Swansea’s Penderyn attraction taking shape

Work continues on the Hafod-Morfa Copperworks site that’s due to become a new visitor attraction for Penderyn Whisky this year.

The Swansea Council scheme will bring new life to the historic site’s powerhouse and outbuildings. An on-site distillery will add to the Wales-based company’s existing facilities.

Main contractor John Weaver Contractors, based in Swansea, has forged ahead with work in line with government restrictions throughout the pandemic.

Fellow South Wales firm Hayes Engineering & Cladding Ltd has fabricated – and is putting up – the steel framework that will recreate the powerhouse’s original clock tower.

The shell of a new-build Penderyn visitor centre is now up. A new walkway will link this to an expansive part of the site’s historic rolling mill, where Penderyn will have a barrel store.

The work has been made possible thanks to a £3.75m grant from The National Lottery Heritage Fund in Wales.

Council leader Rob Stewart said: “It’s great to see the restoration of this historic site leading the regeneration of the lower River Tawe corridor. It’s a demonstration of how seriously we take protecting our heritage for future generations.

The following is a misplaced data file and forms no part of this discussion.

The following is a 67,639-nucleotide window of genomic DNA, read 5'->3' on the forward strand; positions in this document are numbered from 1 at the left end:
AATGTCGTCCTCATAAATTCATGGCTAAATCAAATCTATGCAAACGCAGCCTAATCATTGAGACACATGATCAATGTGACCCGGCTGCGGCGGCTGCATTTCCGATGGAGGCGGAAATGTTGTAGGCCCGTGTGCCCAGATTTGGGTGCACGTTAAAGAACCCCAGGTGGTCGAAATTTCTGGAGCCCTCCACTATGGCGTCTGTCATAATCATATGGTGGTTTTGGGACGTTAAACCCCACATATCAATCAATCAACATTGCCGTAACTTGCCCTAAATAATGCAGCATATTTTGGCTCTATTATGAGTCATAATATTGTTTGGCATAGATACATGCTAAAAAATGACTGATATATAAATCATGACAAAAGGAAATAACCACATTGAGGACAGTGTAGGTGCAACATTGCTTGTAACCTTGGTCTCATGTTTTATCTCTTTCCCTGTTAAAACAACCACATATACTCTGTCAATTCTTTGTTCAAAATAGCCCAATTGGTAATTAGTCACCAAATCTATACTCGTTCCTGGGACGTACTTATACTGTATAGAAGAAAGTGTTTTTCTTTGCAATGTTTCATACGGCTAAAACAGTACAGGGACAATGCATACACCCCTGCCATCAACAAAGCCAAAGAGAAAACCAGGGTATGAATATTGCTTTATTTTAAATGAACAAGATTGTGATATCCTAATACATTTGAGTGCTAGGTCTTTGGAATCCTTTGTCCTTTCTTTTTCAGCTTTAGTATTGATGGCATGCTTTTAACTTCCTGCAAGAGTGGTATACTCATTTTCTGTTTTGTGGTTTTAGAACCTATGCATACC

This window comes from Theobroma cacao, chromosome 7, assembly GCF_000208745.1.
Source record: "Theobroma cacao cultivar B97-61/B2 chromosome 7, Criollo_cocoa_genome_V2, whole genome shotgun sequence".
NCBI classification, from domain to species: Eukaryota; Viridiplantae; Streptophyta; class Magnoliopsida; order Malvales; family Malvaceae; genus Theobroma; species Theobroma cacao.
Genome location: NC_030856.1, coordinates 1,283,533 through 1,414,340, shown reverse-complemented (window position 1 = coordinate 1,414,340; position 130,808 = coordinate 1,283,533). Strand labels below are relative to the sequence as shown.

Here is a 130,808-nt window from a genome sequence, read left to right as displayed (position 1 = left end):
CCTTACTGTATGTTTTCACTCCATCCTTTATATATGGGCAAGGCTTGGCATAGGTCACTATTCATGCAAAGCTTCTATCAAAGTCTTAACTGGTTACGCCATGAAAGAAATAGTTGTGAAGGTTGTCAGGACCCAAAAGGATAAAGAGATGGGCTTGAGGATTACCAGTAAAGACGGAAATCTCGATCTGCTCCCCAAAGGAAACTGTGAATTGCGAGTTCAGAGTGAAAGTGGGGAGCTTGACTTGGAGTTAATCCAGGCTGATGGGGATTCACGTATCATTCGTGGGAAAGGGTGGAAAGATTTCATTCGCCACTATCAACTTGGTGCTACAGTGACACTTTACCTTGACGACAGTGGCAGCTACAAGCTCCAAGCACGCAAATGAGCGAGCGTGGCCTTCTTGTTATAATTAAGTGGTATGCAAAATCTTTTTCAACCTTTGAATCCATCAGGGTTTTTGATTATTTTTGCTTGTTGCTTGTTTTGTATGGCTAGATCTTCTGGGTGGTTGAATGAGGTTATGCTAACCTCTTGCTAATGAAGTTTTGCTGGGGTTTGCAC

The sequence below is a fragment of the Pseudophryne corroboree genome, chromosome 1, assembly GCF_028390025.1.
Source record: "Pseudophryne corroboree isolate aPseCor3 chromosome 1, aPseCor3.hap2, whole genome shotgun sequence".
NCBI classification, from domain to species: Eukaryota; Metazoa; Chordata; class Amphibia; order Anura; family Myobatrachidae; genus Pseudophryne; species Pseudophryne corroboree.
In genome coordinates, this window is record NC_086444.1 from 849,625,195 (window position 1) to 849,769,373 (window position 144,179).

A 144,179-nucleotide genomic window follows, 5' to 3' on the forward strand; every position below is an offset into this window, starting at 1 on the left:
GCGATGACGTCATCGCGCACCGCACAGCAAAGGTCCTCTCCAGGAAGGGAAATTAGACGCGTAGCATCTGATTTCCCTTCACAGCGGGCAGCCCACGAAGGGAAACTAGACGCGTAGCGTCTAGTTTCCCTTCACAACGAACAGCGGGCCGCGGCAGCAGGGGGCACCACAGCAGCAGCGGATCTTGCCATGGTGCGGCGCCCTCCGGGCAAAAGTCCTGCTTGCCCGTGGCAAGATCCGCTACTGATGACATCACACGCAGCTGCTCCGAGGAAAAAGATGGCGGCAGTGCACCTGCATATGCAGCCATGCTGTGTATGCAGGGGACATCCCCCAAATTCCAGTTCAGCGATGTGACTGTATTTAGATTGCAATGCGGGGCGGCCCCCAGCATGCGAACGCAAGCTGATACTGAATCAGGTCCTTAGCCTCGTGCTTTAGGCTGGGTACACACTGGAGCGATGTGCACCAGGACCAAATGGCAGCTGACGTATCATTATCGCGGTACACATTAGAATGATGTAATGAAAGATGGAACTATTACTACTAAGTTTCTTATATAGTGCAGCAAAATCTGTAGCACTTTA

“It’s wonderful to see significant progress being made on site – once complete it will be home to a visitor centre and distillery for one of Wales’ best known brands – Penderyn.”

Construction began in summer 2020 and is part of the council’s £1bn regeneration programme that will help see Swansea lead the way out of pandemic.

Neil Quigley, chief operating officer (COO) of Penderyn Whisky, said: “We are pleased to be making progress on this exciting project that will provide us with essential additional distilling capacity as well as a brand new modern and contemporary visitor facility to complement our distilleries in the Brecon Beacons and Llandudno in North Wales.”

The Lower Swansea Valley became the world leading centre for copper smelting in the 18th century. The Hafod-Morfa Copperworks site is of international importance, becoming the world’s largest copperworks in the latter part of the 19th century and early 20th century.

The council secured the National Lottery Heritage Fund grant for the expansive Hafod-Morfa site’s transformation work, with additional works to other historical buildings in the vicinity supported by Welsh Government Regeneration funding.

The council worked with partners – including Penderyn Whisky and Swansea University – to create the National Lottery Heritage Fund bid.